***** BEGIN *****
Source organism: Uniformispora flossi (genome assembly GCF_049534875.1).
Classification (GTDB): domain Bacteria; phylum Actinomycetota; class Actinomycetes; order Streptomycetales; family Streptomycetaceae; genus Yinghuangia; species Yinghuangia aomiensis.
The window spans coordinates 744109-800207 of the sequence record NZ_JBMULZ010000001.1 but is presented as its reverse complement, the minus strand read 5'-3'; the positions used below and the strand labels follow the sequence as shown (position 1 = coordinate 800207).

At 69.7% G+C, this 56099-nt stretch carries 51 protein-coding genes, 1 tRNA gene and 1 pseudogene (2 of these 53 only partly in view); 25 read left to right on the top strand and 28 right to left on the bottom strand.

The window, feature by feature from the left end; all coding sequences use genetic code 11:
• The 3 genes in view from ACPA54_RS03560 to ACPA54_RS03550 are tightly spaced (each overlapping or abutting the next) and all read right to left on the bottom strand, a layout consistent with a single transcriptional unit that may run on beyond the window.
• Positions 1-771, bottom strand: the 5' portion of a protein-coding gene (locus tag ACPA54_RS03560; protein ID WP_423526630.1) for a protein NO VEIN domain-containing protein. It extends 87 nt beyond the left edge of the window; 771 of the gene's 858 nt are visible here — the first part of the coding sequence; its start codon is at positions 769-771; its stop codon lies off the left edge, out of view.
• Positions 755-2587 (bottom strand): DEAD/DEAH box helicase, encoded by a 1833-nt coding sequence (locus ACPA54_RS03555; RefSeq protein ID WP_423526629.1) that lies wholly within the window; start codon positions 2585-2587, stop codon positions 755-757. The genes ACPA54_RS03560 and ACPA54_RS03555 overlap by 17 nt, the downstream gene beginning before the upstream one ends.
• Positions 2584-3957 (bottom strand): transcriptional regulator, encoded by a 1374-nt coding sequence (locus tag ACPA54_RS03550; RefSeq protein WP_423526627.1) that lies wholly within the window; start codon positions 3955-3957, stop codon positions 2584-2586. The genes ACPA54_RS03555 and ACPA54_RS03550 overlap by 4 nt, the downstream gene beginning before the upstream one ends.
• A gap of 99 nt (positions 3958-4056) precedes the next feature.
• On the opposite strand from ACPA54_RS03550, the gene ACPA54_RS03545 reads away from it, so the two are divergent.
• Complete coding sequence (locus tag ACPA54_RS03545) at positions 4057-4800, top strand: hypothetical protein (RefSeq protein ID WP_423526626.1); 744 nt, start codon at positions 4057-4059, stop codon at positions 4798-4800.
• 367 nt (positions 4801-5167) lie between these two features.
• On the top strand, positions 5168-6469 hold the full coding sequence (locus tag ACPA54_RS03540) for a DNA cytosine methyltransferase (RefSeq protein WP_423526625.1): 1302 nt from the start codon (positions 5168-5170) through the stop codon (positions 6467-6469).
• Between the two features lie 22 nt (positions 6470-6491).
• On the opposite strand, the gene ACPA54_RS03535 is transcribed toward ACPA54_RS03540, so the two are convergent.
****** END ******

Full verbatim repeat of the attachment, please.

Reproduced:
Source organism: Uniformispora flossi (genome assembly GCF_049534875.1).
Classification (GTDB): domain Bacteria; phylum Actinomycetota; class Actinomycetes; order Streptomycetales; family Streptomycetaceae; genus Yinghuangia; species Yinghuangia aomiensis.
The window spans coordinates 744109-800207 of the sequence record NZ_JBMULZ010000001.1 but is presented as its reverse complement, the minus strand read 5'-3'; the positions used below and the strand labels follow the sequence as shown (position 1 = coordinate 800207).

At 69.7% G+C, this 56099-nt stretch carries 51 protein-coding genes, 1 tRNA gene and 1 pseudogene (2 of these 53 only partly in view); 25 read left to right on the top strand and 28 right to left on the bottom strand.

The window, feature by feature from the left end; all coding sequences use genetic code 11:
• The 3 genes in view from ACPA54_RS03560 to ACPA54_RS03550 are tightly spaced (each overlapping or abutting the next) and all read right to left on the bottom strand, a layout consistent with a single transcriptional unit that may run on beyond the window.
• Positions 1-771, bottom strand: the 5' portion of a protein-coding gene (locus tag ACPA54_RS03560; protein ID WP_423526630.1) for a protein NO VEIN domain-containing protein. It extends 87 nt beyond the left edge of the window; 771 of the gene's 858 nt are visible here — the first part of the coding sequence; its start codon is at positions 769-771; its stop codon lies off the left edge, out of view.
• Positions 755-2587 (bottom strand): DEAD/DEAH box helicase, encoded by a 1833-nt coding sequence (locus ACPA54_RS03555; RefSeq protein ID WP_423526629.1) that lies wholly within the window; start codon positions 2585-2587, stop codon positions 755-757. The genes ACPA54_RS03560 and ACPA54_RS03555 overlap by 17 nt, the downstream gene beginning before the upstream one ends.
• Positions 2584-3957 (bottom strand): transcriptional regulator, encoded by a 1374-nt coding sequence (locus tag ACPA54_RS03550; RefSeq protein WP_423526627.1) that lies wholly within the window; start codon positions 3955-3957, stop codon positions 2584-2586. The genes ACPA54_RS03555 and ACPA54_RS03550 overlap by 4 nt, the downstream gene beginning before the upstream one ends.
• A gap of 99 nt (positions 3958-4056) precedes the next feature.
• On the opposite strand from ACPA54_RS03550, the gene ACPA54_RS03545 reads away from it, so the two are divergent.
• Complete coding sequence (locus tag ACPA54_RS03545) at positions 4057-4800, top strand: hypothetical protein (RefSeq protein ID WP_423526626.1); 744 nt, start codon at positions 4057-4059, stop codon at positions 4798-4800.
• 367 nt (positions 4801-5167) lie between these two features.
• On the top strand, positions 5168-6469 hold the full coding sequence (locus tag ACPA54_RS03540) for a DNA cytosine methyltransferase (RefSeq protein WP_423526625.1): 1302 nt from the start codon (positions 5168-5170) through the stop codon (positions 6467-6469).
• Between the two features lie 22 nt (positions 6470-6491).
• On the opposite strand, the gene ACPA54_RS03535 is transcribed toward ACPA54_RS03540, so the two are convergent.